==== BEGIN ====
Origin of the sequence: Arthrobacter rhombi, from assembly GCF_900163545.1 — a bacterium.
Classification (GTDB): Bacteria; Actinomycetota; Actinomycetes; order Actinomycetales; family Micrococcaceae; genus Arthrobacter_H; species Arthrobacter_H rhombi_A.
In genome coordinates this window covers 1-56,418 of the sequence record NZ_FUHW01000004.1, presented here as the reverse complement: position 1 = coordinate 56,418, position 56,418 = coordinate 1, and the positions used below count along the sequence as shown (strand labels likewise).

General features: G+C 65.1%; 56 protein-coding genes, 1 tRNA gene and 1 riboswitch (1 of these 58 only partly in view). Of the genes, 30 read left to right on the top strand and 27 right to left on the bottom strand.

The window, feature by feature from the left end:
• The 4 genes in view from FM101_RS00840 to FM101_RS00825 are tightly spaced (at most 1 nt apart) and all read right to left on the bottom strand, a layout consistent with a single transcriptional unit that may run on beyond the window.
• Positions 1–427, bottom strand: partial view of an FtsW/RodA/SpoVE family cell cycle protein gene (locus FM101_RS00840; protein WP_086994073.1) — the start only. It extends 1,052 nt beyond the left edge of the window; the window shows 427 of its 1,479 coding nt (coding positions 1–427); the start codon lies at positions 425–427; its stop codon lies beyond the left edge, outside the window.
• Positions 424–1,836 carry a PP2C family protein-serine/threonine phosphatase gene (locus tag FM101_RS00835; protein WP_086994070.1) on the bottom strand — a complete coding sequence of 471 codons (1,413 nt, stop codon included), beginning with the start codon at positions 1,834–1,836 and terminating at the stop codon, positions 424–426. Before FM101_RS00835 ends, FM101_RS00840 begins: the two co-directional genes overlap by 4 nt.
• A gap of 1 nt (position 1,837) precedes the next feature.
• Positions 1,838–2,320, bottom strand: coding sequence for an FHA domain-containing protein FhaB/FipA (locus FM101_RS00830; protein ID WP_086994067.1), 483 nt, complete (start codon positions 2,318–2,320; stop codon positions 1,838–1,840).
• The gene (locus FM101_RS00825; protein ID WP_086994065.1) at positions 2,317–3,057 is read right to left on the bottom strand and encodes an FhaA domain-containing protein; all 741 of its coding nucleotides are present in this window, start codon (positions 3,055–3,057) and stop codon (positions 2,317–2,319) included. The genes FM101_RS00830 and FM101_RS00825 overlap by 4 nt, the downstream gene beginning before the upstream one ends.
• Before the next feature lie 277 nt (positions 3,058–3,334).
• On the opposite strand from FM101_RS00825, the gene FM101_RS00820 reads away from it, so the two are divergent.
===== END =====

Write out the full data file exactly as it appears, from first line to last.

Origin of the sequence: Arthrobacter rhombi, from assembly GCF_900163545.1 — a bacterium.
Classification (GTDB): Bacteria; Actinomycetota; Actinomycetes; order Actinomycetales; family Micrococcaceae; genus Arthrobacter_H; species Arthrobacter_H rhombi_A.
In genome coordinates this window covers 1-56,418 of the sequence record NZ_FUHW01000004.1, presented here as the reverse complement: position 1 = coordinate 56,418, position 56,418 = coordinate 1, and the positions used below count along the sequence as shown (strand labels likewise).

General features: G+C 65.1%; 56 protein-coding genes, 1 tRNA gene and 1 riboswitch (1 of these 58 only partly in view). Of the genes, 30 read left to right on the top strand and 27 right to left on the bottom strand.

The window, feature by feature from the left end:
• The 4 genes in view from FM101_RS00840 to FM101_RS00825 are tightly spaced (at most 1 nt apart) and all read right to left on the bottom strand, a layout consistent with a single transcriptional unit that may run on beyond the window.
• Positions 1–427, bottom strand: partial view of an FtsW/RodA/SpoVE family cell cycle protein gene (locus FM101_RS00840; protein WP_086994073.1) — the start only. It extends 1,052 nt beyond the left edge of the window; the window shows 427 of its 1,479 coding nt (coding positions 1–427); the start codon lies at positions 425–427; its stop codon lies beyond the left edge, outside the window.
• Positions 424–1,836 carry a PP2C family protein-serine/threonine phosphatase gene (locus tag FM101_RS00835; protein WP_086994070.1) on the bottom strand — a complete coding sequence of 471 codons (1,413 nt, stop codon included), beginning with the start codon at positions 1,834–1,836 and terminating at the stop codon, positions 424–426. Before FM101_RS00835 ends, FM101_RS00840 begins: the two co-directional genes overlap by 4 nt.
• A gap of 1 nt (position 1,837) precedes the next feature.
• Positions 1,838–2,320, bottom strand: coding sequence for an FHA domain-containing protein FhaB/FipA (locus FM101_RS00830; protein ID WP_086994067.1), 483 nt, complete (start codon positions 2,318–2,320; stop codon positions 1,838–1,840).
• The gene (locus FM101_RS00825; protein ID WP_086994065.1) at positions 2,317–3,057 is read right to left on the bottom strand and encodes an FhaA domain-containing protein; all 741 of its coding nucleotides are present in this window, start codon (positions 3,055–3,057) and stop codon (positions 2,317–2,319) included. The genes FM101_RS00830 and FM101_RS00825 overlap by 4 nt, the downstream gene beginning before the upstream one ends.
• Before the next feature lie 277 nt (positions 3,058–3,334).
• On the opposite strand from FM101_RS00825, the gene FM101_RS00820 reads away from it, so the two are divergent.